Around a century ago, innovation was firmly linked to groundbreaking discoveries by scientists — often isolated from the rest of society, only immersing themselves in lone experiments or in assisting big corporations, like Johnson and Johnson and Bayer, with their research and products.
So it comes as no surprise, then, that many saw innovation as having a direct correlation with consumer demand.
But this theory is somewhat flawed. Rampant with innovation, the arrival of Britain’s modern economy was, by no means, based on an increasing army of men in lab coats, complete with test tubes in hand — nor by the profits they might have boosted with their produce.
Instead, it was largely based on those who asked the right questions; those who possessed the drive and the nerve to do something different. Characters such as Isambard Kingdom Brunel were known risk-takers. Although an engineer and, therefore, part of a profession that still entails an element of playing it safe, Brunel could see past the conventional and the mundane. He wasn’t afraid to shake things up.
The true characterisation of innovation involves change — the implementation of new practice, not invention. Some of the most life-changing products known to man come simply from being creative with existing technology — think Henry Ford’s inexpensive automobile.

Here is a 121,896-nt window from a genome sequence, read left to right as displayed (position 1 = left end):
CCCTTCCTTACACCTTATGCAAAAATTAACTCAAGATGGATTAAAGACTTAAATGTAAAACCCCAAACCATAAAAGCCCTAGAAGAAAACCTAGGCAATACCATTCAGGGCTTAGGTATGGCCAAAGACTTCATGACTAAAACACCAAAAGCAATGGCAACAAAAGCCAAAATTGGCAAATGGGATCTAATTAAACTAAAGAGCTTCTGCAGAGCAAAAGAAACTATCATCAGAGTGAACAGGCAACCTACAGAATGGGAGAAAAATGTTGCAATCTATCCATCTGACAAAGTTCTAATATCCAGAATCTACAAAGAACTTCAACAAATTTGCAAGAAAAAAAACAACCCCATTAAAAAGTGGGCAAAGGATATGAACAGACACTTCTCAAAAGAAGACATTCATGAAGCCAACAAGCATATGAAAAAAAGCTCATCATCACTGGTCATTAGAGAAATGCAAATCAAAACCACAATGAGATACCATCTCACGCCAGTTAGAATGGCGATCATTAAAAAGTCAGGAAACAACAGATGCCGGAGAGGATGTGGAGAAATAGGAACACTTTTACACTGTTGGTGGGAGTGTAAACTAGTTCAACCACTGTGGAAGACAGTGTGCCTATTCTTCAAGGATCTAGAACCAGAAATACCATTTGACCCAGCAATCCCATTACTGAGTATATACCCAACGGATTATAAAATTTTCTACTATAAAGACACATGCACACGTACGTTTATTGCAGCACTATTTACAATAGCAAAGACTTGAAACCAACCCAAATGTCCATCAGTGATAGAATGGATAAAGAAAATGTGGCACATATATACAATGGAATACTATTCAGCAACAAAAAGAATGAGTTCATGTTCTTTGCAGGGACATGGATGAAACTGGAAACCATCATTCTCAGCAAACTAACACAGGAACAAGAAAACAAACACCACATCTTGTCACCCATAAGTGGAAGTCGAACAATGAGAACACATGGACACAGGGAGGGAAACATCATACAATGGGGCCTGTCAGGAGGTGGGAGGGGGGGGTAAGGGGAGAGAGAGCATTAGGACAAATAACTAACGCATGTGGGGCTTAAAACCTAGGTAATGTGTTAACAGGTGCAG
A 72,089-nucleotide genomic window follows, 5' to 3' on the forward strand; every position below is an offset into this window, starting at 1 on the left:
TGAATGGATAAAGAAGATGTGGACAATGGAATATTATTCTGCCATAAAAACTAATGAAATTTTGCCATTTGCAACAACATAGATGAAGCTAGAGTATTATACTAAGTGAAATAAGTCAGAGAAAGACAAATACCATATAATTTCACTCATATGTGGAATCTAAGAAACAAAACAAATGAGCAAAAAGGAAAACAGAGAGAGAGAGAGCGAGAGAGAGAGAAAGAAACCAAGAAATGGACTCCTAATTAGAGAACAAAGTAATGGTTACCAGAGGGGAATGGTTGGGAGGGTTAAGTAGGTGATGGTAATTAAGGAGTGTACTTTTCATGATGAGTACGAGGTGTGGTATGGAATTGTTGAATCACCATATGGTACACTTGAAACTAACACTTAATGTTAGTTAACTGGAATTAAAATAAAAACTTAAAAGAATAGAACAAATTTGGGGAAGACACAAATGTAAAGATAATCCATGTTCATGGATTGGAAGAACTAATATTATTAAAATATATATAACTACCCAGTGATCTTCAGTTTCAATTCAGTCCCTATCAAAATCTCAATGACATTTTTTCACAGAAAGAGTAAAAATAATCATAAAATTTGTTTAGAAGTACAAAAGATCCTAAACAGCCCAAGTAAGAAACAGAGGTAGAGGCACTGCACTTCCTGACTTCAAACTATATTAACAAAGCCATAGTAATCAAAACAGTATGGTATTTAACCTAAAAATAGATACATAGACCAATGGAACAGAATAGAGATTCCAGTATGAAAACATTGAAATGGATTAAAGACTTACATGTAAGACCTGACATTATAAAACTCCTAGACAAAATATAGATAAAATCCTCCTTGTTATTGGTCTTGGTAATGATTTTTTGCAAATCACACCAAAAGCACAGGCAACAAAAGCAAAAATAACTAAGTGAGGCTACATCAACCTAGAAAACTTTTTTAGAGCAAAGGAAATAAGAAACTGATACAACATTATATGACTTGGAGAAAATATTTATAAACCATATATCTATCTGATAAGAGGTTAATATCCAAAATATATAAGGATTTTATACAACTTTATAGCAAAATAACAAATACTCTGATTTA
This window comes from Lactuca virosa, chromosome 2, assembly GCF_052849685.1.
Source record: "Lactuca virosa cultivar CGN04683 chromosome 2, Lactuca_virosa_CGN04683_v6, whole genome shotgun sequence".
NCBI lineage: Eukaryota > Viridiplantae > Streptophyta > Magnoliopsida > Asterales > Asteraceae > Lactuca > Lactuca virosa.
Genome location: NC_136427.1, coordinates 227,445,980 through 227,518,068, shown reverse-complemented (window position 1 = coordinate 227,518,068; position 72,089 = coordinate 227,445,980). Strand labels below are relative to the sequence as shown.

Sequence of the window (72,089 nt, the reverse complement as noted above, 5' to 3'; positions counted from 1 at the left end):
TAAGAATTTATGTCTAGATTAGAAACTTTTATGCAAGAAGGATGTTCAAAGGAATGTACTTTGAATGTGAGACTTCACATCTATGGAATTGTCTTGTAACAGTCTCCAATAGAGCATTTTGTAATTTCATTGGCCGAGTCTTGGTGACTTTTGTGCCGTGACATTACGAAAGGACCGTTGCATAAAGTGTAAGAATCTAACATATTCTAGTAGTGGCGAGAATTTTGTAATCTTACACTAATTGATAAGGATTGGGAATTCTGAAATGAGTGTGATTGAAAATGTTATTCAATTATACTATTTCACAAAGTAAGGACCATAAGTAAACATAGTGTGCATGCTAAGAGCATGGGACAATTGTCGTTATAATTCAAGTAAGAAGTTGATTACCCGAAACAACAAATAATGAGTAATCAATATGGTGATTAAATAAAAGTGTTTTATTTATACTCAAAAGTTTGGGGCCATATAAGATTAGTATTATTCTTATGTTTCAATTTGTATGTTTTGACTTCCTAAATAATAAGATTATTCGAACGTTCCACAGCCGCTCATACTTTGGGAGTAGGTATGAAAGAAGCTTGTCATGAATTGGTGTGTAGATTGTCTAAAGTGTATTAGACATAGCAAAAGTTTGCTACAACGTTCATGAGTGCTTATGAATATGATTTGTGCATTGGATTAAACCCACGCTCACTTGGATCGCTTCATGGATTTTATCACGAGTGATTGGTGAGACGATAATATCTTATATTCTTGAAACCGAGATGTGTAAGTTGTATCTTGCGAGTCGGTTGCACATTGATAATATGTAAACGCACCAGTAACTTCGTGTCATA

Or take a look at the Apple iPod, another perfect example of something we already had — the MP3 player — until creative design made it something much more desirable and useful to our everyday lives.
These examples demonstrate that the concept behind leading innovation should be about taking risks with creative ideas that make life easier and exciting. Ideas can come from anyone, from anywhere, at any time. But it’s all about taking a creative leap into the unknown and preparing for potential failure.
In the process of recovering our battle-scarred economy, it’s important that we recognise and play to our strengths. In the midst of the recession, creative industries silently outclassed other sectors and have continued to do so, with official government reports stating a growth by 10 percent in 2012 alone.
In the words of British economist Gerard Lyons, the countries that will succeed in the future will be “those with cash, commodities or creativity”. With lessening amounts of cash and fewer commodities, it has never been more important to cultivate and nurture our creative industry.
Georgiana Foster works in Business Development at gyroLondon.
Follow Georgiana @giorgianafoster